Carillion made Green Deal partner of Birmingham Energy Savers scheme
The Birmingham Energy Savers scheme has chosen Carillion Energy Services to install properties with measures such as thermal insulation as its partner in the Green Deal.
By 2020, the contract between the two aims to fit up to 60,000 households with energy-efficient measures to provide families with a more affordable way of living.
According to Carillion, the eight-year initiative - estimated to be worth around £600 million -has the potential to extend its reach to other areas in the West Midlands under a framework agreement of up to £1.5 billion.
James McKay, city councillor, commented that the decision represents Birmingham's ambitions for greener living among its residents and shows that social justice goes hand-in-hand with environmental agendas.
"[The agreement] will reduce energy bills for citizens by up to £300 per year - taking up to 40,000 people out of fuel poverty by 2015 - create jobs in the technology supply chain and ensure that there are less carbon emissions from the city," he added.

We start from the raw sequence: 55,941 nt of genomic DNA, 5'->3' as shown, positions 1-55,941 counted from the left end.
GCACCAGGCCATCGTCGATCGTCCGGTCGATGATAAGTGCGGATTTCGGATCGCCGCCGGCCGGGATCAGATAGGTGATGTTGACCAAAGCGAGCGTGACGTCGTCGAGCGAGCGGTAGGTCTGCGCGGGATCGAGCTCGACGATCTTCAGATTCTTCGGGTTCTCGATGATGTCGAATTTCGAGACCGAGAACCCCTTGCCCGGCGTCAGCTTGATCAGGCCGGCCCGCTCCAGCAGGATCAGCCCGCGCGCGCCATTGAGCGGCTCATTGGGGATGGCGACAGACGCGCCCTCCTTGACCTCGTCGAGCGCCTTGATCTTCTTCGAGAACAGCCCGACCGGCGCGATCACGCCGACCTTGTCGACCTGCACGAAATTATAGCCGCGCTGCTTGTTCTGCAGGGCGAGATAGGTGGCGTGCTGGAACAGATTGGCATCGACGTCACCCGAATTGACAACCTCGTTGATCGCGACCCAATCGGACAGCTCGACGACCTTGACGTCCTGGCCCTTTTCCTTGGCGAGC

The construction firm was signed to the scheme after it was favoured over companies Amey, Mark Group and Enterprise.
Birmingham is the first city to recruit a Green Deal delivery partner since the government initiative was rolled out last week (October 1st).
Consumers can now register to have their properties assessed for the instalment of the energy-efficient measures covered by the scheme, which include cavity wall and loft insulation as well as renewable energy fixtures.
The Department of Energy and Climate Change provided Birmingham with a grant of £2.6 million to get the campaign started around the city and the local council intends to provide an additional £3.2 million towards the improvements.
Ultimately, the Birmingham Energy Savers programme seeks to restore approximately 60,000 residential homes and non-domestic buildings and reduce carbon dioxide emissions by 60 per cent by 2026.
As well as thermal insulation, Carillion is due to install its EcoPad heating systems to try and reduce fuel poverty in tower blocks across the city.
Posted by Helen Hughes